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- Item9-(2-Phosphonyl-methoxyethyl)-adenine promotes erythrocytic differentiation and disrupts cell replication in chronic myelogenous leukemia K562 cells(2021) Wiseman, Brittany; Harcombe, Kimberley; Bernstein, NinaDisruption during cellular differentiation can cause hematopoietic stem cells to proliferate uncontrollably, resulting in the development of cancer. Differentiation therapies are being investigated as a type of cancer treatment which involve inducing agents that promote the differentiation of cancer cells into those with similar properties to normal blood cells. These cells can then undergo apoptosis at an accelerated and controlled rate compared to cancer cells, making this a potential therapeutic technique. In this study, the ability of human chronic myelogenous leukemia K562 cells to undergo cellular differentiation in response to the inducing agent 9-(2-Phosphonyl-methoxy ethyl)-adenine (PMEA) is investigated. PMEA has previously been shown to disrupt cell replication, and promote erythrocytic differentiation in K562 cells. In order to further test the effectiveness of this inducer, cell proliferation was measured with a cell growth curve, hemoglobin presence was measured with benzidine staining, and gamma-globin expression (a protein subunit of fetal hemoglobin) was measured in both induced and uninduced K562 cell cultures via RT-qPCR and western blotting. The results indicate that PMEA slows cell replication, and promotes hemoglobin (and subsequently gamma-globin) expression in treated cells. In summary, the findings support the conclusion that PMEA is able to promote erythrocytic differentiation in K562 cells, and provides information that supports differentiation therapies as a method for cancer treatment.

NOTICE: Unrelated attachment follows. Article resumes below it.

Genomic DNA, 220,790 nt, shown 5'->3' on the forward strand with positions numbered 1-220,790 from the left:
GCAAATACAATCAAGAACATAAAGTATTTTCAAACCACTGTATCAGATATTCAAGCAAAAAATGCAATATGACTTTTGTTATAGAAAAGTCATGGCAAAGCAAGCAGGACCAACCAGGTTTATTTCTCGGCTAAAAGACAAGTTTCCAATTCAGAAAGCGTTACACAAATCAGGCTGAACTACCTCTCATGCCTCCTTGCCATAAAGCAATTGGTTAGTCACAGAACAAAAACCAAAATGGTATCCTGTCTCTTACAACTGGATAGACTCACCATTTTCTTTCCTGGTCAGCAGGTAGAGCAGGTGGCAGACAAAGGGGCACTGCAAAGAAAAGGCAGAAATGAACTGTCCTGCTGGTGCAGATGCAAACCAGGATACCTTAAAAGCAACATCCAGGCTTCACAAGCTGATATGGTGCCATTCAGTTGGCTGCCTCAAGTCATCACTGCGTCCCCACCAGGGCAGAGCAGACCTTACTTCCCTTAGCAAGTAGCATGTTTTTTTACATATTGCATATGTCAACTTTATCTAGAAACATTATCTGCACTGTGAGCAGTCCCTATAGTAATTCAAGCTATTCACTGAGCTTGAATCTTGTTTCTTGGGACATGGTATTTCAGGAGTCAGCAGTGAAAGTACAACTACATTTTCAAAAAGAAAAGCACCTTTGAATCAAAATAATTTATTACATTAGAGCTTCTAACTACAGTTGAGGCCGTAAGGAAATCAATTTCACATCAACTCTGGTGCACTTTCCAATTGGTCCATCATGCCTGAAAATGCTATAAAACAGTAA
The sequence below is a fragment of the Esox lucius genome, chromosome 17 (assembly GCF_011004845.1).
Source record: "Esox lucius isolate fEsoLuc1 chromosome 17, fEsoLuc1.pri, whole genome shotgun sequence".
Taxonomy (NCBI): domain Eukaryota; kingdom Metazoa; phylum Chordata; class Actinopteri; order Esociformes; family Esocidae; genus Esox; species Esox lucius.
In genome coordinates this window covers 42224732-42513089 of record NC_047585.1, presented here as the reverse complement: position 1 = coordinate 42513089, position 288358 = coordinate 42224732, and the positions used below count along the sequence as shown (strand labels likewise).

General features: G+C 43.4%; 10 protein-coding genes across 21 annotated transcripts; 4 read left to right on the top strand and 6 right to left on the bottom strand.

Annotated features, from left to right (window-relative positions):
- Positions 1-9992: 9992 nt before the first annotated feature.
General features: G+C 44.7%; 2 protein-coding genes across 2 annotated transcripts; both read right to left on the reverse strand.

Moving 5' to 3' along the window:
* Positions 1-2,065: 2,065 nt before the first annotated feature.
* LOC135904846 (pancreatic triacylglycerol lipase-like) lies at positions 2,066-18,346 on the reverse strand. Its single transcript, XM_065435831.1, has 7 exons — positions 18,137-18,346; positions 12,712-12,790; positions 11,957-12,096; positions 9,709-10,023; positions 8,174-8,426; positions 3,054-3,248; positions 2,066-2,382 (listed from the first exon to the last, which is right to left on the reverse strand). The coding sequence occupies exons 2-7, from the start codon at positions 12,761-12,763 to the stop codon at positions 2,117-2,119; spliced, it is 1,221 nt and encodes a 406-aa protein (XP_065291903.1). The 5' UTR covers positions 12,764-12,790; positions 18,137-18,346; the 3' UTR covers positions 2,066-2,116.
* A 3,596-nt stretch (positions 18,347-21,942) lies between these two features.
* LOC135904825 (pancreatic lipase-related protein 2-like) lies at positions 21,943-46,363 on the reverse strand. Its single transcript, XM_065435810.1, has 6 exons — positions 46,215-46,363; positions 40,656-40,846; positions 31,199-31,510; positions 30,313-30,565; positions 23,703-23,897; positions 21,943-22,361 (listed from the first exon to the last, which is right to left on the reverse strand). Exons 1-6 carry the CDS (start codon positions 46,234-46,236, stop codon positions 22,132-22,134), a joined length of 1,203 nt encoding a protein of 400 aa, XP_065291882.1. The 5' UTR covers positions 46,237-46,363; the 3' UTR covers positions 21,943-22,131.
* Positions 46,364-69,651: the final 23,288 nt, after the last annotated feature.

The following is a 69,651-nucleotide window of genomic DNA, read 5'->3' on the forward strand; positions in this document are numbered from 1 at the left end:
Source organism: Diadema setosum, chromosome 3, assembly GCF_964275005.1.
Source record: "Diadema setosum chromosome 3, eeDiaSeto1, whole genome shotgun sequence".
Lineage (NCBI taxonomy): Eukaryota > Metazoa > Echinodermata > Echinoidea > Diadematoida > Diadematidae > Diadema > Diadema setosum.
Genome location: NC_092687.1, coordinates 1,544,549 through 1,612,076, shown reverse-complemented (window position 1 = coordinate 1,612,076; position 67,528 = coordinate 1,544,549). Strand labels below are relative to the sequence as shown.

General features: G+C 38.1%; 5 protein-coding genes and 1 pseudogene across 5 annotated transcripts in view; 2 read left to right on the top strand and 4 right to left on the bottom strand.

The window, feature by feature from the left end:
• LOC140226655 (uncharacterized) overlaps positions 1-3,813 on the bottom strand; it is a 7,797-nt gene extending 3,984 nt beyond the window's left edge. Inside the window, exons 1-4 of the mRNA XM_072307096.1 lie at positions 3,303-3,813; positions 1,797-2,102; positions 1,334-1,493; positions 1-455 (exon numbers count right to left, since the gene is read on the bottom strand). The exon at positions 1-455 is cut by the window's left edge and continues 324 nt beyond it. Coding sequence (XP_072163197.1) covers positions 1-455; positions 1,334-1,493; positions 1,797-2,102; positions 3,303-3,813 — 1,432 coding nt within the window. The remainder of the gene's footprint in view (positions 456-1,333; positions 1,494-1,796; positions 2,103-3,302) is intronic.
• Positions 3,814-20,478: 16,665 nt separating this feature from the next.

- Item9-(2-Phosphonyl-methoxyethyl)-adenine promotes erythrocytic differentiation and disrupts cell replication in chronic myelogenous leukemia K562 cells(2021) Wiseman, BrittanyDisruption during cellular differentiation can cause hematopoietic stem cells to proliferate uncontrollably, resulting in the development of cancer. Differentiation therapies are being investigated as a type of cancer treatment which involve inducing agents that promote the differentiation of cancer cells into those with similar properties to normal blood cells. These cells can then undergo apoptosis at an accelerated and controlled rate compared to cancer cells, making this a potential therapeutic technique. In this study, the ability of human chronic myelogenous leukemia K562 cells to undergo cellular differentiation in response to the inducing agent 9-(2-Phosphonyl-methoxy ethyl)-adenine (PMEA) is investigated. PMEA has previously been shown to disrupt cell replication, and promote erythrocytic differentiation in K562 cells. In order to further test the effectiveness of this inducer, cell proliferation was measured with a cell growth curve, hemoglobin presence was measured with benzidine staining, and gamma-globin expression (a protein subunit of fetal hemoglobin) was measured in both induced and uninduced K562 cell cultures via RT-qPCR and western blotting. The results indicate that PMEA slows cell replication, and promotes hemoglobin (and subsequently gamma-globin) expression in treated cells. In summary, the findings support the conclusion that PMEA is able to promote erythrocytic differentiation in K562 cells, and provides information that supports differentiation therapies as a method for cancer treatment.